By Ipsa Jain
Editorial note: As a feminist multimedia science collective, TLoS aims to critically explore the challenge of making science communication more potent. This post is the first in a series of articles deliberating on SciArt. It will raise important questions posed to science art professionals in India and the US, and also bring together some amazing SciArt to guide the conversation.
With rising interest in science communication, there has been a rising interest in SciArt as well. The buzz is undeniable, but what does SciArt really mean? How are contemporary science artists in India thinking? Arghya Manna, a comix artist, with scientific training, has been pushing the envelope with his work on documentation of the history of science. Arghya Manna is also a journalist who lives and works in Calcutta. With his work, he intends to explore how knowledge is generated. Ipsa Jain is a part of team TLoS, and a sci-artist interested in telling stories of science through the visual medium. For her, drawing science is another way of looking at the biological world that leads to new questions. To deliberate on ‘SciArt’ further Ipsa and Arghya sat down to discuss their ideas on the confluence of science and art.
IJ: Arghya, what does the confluence of science and art mean to you?
AM: As a scientist, I drew science illustrations to make science more accessible to people, through art. Now, I question what is art and what is science? Public perception is that a scientist is a person elucidating the mystery of nature in the lab, with an option of representing data visually. Art on the other hand is the expression of a person, which may or may not be a story. The viewers decide how they experience the work.
During the Renaissance, science and art were not separate. I am exploring the same with comix, which has space for both figures and text. Science and art can be expressed together by putting scientific or natural principles in your heart while making your work. Olafur Eliasson’s work is a great example. He is experimenting with lights, colors and shadows, and metal. He is creating a new form based on the existing knowledge and principles.
The question ultimately is what kind of knowledge are you creating? Are you using existing knowledge to create a new form or new knowledge?
My work now is not about communicating, unlike your work, Ipsa, which is pedagogical in nature. At the moment, my work is about attempting to create new knowledge while pushing the boundaries of what we already know.
IJ: I like the comparison you brought up between new form vs new knowledge. Let’s look at Olafur’s work that is about creating new forms from existing knowledge. Given that biases creep in from our context and our memories while looking at anything, when someone experiences his work, with or without the context of the existing knowledge, are they not creating a different knowledge for themselves? This difference between new knowledge or new form should not invalidate this experience.
To call a piece of work successful, in the context of science and art, at which end should we look? The intention of the creator, or the effect that it has on the viewer? What should happen at both ends for us to call it ‘valuable’?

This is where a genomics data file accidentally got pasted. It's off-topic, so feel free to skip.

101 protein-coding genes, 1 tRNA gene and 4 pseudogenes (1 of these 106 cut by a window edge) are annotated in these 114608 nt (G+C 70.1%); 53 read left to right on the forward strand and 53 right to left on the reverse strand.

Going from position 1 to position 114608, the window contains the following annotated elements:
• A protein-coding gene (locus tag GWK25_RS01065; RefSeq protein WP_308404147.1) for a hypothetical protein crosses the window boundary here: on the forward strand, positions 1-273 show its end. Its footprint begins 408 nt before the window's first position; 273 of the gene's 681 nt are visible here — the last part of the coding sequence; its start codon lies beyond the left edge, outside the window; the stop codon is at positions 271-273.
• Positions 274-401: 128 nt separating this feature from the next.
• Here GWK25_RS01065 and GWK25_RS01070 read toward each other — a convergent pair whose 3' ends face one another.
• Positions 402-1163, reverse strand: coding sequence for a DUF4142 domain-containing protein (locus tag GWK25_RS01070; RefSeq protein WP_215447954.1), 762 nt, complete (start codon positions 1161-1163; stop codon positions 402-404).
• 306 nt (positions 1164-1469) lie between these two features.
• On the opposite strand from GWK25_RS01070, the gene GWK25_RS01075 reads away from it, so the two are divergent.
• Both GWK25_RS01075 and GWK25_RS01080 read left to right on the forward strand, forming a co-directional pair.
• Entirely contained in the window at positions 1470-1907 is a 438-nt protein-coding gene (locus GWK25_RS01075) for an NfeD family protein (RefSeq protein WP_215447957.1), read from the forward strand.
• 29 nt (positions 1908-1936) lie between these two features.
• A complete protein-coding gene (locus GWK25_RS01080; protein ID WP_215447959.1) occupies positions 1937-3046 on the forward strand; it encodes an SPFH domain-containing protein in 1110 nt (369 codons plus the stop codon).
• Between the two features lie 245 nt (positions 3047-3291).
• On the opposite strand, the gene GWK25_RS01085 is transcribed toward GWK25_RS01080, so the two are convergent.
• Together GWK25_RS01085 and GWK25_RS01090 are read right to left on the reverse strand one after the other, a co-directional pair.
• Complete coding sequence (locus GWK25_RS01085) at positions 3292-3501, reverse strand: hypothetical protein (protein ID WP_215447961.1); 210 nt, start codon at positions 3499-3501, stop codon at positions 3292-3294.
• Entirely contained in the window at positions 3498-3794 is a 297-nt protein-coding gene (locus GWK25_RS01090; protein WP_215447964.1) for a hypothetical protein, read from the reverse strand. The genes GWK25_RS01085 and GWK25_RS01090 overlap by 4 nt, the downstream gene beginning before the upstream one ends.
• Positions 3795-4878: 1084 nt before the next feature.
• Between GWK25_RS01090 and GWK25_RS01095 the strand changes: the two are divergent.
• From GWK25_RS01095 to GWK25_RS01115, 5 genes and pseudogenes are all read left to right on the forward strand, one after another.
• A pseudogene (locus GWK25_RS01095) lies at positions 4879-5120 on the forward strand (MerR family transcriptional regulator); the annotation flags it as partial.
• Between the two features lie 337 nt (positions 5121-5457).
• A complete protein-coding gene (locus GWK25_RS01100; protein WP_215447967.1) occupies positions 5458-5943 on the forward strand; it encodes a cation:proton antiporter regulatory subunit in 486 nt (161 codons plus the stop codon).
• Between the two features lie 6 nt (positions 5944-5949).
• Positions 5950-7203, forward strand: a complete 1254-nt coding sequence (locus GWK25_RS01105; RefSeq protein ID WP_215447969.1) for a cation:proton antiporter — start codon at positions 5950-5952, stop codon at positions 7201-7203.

AM: You are right! There is no clear demarcation there. I think the idea of success for art is also much like that of success in science. Some studies are recognised immediately for their value and impact the work that follows them. On the other hand, some studies are sidelined and don’t get their due until years later. Things like that have happened for artworks also. They may take time to be understood, but if people are talking about it even after years, it has made its mark.
IJ: What do you think can come out of such processes, a confluence of science and art?
AM: I will give you a practical example. I saw a huge bamboo sculpture at IIT Gandhinagar. What does one practically get from this work?
It is an aesthetically beautiful work. Anyone can appreciate that. It is a visible physical product, a materialistic asset. If one looks at it carefully, you will realise that there are no binding wires. The artist played with basic geometric principles. It has a pedagogical value in creating and promoting knowledge, therefore making it a knowledge-based asset. Both of these make it a success.
IJ: There is the hashtag #SciArt. The kind of work that exists with that label on social media is diverse. It ranges from aesthetic representations and actual science illustrations to experimental and knowledge-seeking work.
How do we derive the meaning of SciArt from the work that we see under #SciArt on social media? I see a lot of work that is mainly an aestheticised version of existing schematics with new ideas, form, or knowledge. And also, is aestheticisation enough, or even necessary?
AM: To me, the hashtag is only about networking and visibility.
In answer to your last question, yes, the work has to be aesthetically pleasing. If your expression is not pleasing, no one will pay attention. The other aspect that matters is whether you are communicating existing knowledge or creating new knowledge.
When you look at any visual work you get different layers of information that the human eye can see. You see the luminosity and the difference in contrast; this reveals the overall skeleton and the form of the drawing. Any expert can tell if your lack of form is a result of a deliberate attempt or a lack of skill set. The next layer is color and the differences in tone. If the contrast of your tones is too high, it is easy to tell if you are a Caravaggio or an amateur.
The next level of information is cerebral. Is there a deeper meaning to your work? If not, then it is just an illustration and can still be a good piece of art. But if you layer your work with a message, a few in the audience will get it, and they will get immense joy from it.